Perfect people are imaginary. They are a legend either in their own minds or the minds of those they have beguiled or both. Nevertheless, their perfection is not real. It’s a strange characteristic of our time that so many pursue and worship perfection when it takes very little thinking to conclude that such devotion to an imaginary notion is worthless. Yet we want the perfect life, the perfect partner, and the perfect body for us and all to see. Life isn’t about perfection or bragging about it, so we all end up disappointed.
The apostle Paul knew he had a problem with perfection; “I must go on boasting. Although there is nothing to be gained, I will go on to visions and revelations from the Lord. . . . I will boast about a man like that, but I will not boast about myself, except about my weaknesses. Even if I should choose to boast, I would not be a fool, because I would be speaking the truth. But I refrain, so no one will think more of me than is warranted by what I do or say, or because of these surpassingly great revelations.” (2 Corinthians 12:1,5-7) Paul knew the danger of boasting; “Therefore, in order to keep me from becoming conceited, I was given a thorn in my flesh, a messenger of Satan, to torment me.” (v. 8)
Perfection goes to our head and bloats the ego. Pride is perfection’s self-appreciation. Selfishness and perfection go hand in hand. Perfection is self-reliant and entitled to the best, the easiest and the most. Perfection is the proud mindset of western society. We are the best, have the most, want the most and deserve to have it all because we have so much. Paul knew that such a mindset was an affront to God, even though he prayed for God to allow him to be perfect; “Three times I pleaded with the Lord to take it [the thorn] away from me. But He said to me, ‘My grace is sufficient for you, for my power is made perfect in weakness.’” (2 Corinthians 12:8,9) God’s grace will not cover our perfection but will cover our weakness!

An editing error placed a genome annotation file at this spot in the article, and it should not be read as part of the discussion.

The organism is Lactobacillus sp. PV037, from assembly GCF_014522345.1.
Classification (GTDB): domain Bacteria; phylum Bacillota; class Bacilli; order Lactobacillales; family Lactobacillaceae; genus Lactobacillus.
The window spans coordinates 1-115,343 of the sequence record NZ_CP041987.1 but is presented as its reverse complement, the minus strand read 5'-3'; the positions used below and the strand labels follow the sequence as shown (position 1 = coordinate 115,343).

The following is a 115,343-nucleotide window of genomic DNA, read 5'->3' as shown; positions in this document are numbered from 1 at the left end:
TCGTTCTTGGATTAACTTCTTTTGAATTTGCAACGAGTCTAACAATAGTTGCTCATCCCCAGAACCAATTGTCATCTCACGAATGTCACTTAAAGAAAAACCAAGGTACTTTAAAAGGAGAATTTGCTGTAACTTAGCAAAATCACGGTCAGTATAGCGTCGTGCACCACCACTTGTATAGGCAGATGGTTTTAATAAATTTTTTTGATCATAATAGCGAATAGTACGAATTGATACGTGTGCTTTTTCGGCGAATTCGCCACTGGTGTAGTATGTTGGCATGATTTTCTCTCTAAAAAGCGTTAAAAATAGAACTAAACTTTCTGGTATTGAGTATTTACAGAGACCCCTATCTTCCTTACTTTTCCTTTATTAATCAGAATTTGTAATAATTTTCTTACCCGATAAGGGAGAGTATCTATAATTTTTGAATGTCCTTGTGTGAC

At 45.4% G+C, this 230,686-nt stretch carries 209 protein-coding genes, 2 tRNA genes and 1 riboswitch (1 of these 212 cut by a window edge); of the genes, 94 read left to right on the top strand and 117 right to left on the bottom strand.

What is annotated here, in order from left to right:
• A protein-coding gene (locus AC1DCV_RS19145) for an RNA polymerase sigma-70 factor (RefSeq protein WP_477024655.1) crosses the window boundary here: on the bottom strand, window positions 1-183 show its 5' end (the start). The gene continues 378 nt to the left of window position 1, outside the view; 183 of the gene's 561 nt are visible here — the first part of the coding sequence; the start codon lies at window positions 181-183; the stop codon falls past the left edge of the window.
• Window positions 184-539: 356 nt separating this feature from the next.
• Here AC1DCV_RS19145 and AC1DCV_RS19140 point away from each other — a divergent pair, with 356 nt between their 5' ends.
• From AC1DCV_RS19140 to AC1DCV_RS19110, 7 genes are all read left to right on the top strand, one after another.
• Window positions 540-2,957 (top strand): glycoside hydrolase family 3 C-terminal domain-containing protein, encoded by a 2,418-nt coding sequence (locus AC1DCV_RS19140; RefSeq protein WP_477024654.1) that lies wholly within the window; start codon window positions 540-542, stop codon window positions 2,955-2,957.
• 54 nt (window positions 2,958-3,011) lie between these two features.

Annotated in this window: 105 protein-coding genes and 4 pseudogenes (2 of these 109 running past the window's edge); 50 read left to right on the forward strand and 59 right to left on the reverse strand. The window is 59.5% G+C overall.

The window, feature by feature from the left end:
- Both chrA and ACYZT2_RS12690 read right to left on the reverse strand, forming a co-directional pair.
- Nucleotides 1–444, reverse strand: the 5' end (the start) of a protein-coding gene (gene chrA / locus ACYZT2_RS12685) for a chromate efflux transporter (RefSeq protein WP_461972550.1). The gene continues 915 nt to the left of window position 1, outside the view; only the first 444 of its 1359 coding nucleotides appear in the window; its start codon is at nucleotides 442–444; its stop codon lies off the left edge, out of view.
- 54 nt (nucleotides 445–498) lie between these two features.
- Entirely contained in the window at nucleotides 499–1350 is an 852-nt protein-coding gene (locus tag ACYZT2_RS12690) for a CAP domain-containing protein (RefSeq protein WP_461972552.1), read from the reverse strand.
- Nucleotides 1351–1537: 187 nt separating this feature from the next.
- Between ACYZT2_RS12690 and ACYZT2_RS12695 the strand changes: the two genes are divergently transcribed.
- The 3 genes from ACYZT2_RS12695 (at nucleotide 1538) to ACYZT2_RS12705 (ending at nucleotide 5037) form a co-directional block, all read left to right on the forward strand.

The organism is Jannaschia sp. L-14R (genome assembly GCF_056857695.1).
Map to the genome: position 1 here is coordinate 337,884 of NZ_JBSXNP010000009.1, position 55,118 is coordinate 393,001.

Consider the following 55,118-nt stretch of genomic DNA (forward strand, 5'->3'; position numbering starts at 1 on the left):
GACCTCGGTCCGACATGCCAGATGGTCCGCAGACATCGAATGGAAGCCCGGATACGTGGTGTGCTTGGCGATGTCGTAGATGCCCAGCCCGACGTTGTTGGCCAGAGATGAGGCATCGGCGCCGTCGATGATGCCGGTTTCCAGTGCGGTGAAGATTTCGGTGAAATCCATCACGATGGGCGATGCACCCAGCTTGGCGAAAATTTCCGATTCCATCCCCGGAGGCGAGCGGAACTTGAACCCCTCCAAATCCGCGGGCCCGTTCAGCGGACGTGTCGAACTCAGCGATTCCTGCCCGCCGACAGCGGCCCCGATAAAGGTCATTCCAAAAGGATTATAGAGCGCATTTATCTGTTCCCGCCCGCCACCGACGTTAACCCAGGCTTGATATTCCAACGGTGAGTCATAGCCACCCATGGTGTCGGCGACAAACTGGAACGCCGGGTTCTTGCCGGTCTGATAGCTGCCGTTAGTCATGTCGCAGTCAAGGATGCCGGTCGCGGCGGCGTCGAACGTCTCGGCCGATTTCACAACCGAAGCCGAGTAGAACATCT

Jesus Himself would not claim to being perfectly good. When the rich young man addressed Him as such He replied; “Why do you call me good? No one is good except God alone.” (Mark 10:18) Jesus knew better than anyone, that to be human was to be weak and less than perfect. Something the entitled young man couldn’t see about himself and wouldn’t accept even from Jesus.
When we confess our failings and we embrace Jesus with all of our strength, a miracle happens. We become strong in Him; “Therefore I will boast all the more gladly about my weaknesses, so that Christ’s power may rest on me. That is why, for Christ’s sake, I delight in weaknesses, in insults, in hardships, in persecutions, in difficulties. For when I am weak, then I am strong.” (2 Corinthians 12:9,10)
Our thorn nails us to His cross.